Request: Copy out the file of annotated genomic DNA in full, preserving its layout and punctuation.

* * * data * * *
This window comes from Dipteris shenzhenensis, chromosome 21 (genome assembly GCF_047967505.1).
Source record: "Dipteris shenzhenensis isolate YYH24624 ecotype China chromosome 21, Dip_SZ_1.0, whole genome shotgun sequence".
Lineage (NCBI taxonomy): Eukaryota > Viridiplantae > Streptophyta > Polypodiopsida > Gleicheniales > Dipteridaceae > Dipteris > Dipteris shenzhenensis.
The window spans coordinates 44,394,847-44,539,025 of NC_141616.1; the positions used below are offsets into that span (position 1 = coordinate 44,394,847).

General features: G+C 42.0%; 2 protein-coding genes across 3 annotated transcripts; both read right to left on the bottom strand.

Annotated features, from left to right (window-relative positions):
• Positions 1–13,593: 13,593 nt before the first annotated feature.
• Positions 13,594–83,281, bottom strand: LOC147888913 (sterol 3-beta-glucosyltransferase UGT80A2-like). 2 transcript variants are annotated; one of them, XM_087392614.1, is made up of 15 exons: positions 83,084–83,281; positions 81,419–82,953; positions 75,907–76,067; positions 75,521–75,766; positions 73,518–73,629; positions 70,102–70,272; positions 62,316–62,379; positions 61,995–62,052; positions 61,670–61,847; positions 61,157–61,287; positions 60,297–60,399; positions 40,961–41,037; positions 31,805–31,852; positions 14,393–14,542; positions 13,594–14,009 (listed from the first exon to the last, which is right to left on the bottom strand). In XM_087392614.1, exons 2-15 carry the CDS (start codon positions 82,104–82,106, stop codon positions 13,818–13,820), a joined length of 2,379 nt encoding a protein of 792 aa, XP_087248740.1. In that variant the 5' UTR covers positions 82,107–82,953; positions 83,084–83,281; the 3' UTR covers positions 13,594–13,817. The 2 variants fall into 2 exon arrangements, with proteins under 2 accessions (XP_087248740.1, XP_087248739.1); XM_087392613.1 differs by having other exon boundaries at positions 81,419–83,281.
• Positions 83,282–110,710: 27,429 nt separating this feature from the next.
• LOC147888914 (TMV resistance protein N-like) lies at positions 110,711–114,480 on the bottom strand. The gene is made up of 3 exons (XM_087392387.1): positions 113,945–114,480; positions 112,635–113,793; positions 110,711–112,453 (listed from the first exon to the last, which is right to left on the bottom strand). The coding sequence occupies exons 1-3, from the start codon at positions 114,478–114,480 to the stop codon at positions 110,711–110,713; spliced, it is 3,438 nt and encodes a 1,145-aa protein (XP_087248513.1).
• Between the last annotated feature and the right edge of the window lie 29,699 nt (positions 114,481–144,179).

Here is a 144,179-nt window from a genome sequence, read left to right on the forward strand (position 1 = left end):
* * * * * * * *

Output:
This window comes from Dipteris shenzhenensis, chromosome 21 (genome assembly GCF_047967505.1).
Source record: "Dipteris shenzhenensis isolate YYH24624 ecotype China chromosome 21, Dip_SZ_1.0, whole genome shotgun sequence".
Lineage (NCBI taxonomy): Eukaryota > Viridiplantae > Streptophyta > Polypodiopsida > Gleicheniales > Dipteridaceae > Dipteris > Dipteris shenzhenensis.
The window spans coordinates 44,394,847-44,539,025 of NC_141616.1; the positions used below are offsets into that span (position 1 = coordinate 44,394,847).

General features: G+C 42.0%; 2 protein-coding genes across 3 annotated transcripts; both read right to left on the bottom strand.

Annotated features, from left to right (window-relative positions):
• Positions 1–13,593: 13,593 nt before the first annotated feature.
• Positions 13,594–83,281, bottom strand: LOC147888913 (sterol 3-beta-glucosyltransferase UGT80A2-like). 2 transcript variants are annotated; one of them, XM_087392614.1, is made up of 15 exons: positions 83,084–83,281; positions 81,419–82,953; positions 75,907–76,067; positions 75,521–75,766; positions 73,518–73,629; positions 70,102–70,272; positions 62,316–62,379; positions 61,995–62,052; positions 61,670–61,847; positions 61,157–61,287; positions 60,297–60,399; positions 40,961–41,037; positions 31,805–31,852; positions 14,393–14,542; positions 13,594–14,009 (listed from the first exon to the last, which is right to left on the bottom strand). In XM_087392614.1, exons 2-15 carry the CDS (start codon positions 82,104–82,106, stop codon positions 13,818–13,820), a joined length of 2,379 nt encoding a protein of 792 aa, XP_087248740.1. In that variant the 5' UTR covers positions 82,107–82,953; positions 83,084–83,281; the 3' UTR covers positions 13,594–13,817. The 2 variants fall into 2 exon arrangements, with proteins under 2 accessions (XP_087248740.1, XP_087248739.1); XM_087392613.1 differs by having other exon boundaries at positions 81,419–83,281.
• Positions 83,282–110,710: 27,429 nt separating this feature from the next.
• LOC147888914 (TMV resistance protein N-like) lies at positions 110,711–114,480 on the bottom strand. The gene is made up of 3 exons (XM_087392387.1): positions 113,945–114,480; positions 112,635–113,793; positions 110,711–112,453 (listed from the first exon to the last, which is right to left on the bottom strand). The coding sequence occupies exons 1-3, from the start codon at positions 114,478–114,480 to the stop codon at positions 110,711–110,713; spliced, it is 3,438 nt and encodes a 1,145-aa protein (XP_087248513.1).
• Between the last annotated feature and the right edge of the window lie 29,699 nt (positions 114,481–144,179).

Here is a 144,179-nt window from a genome sequence, read left to right on the forward strand (position 1 = left end):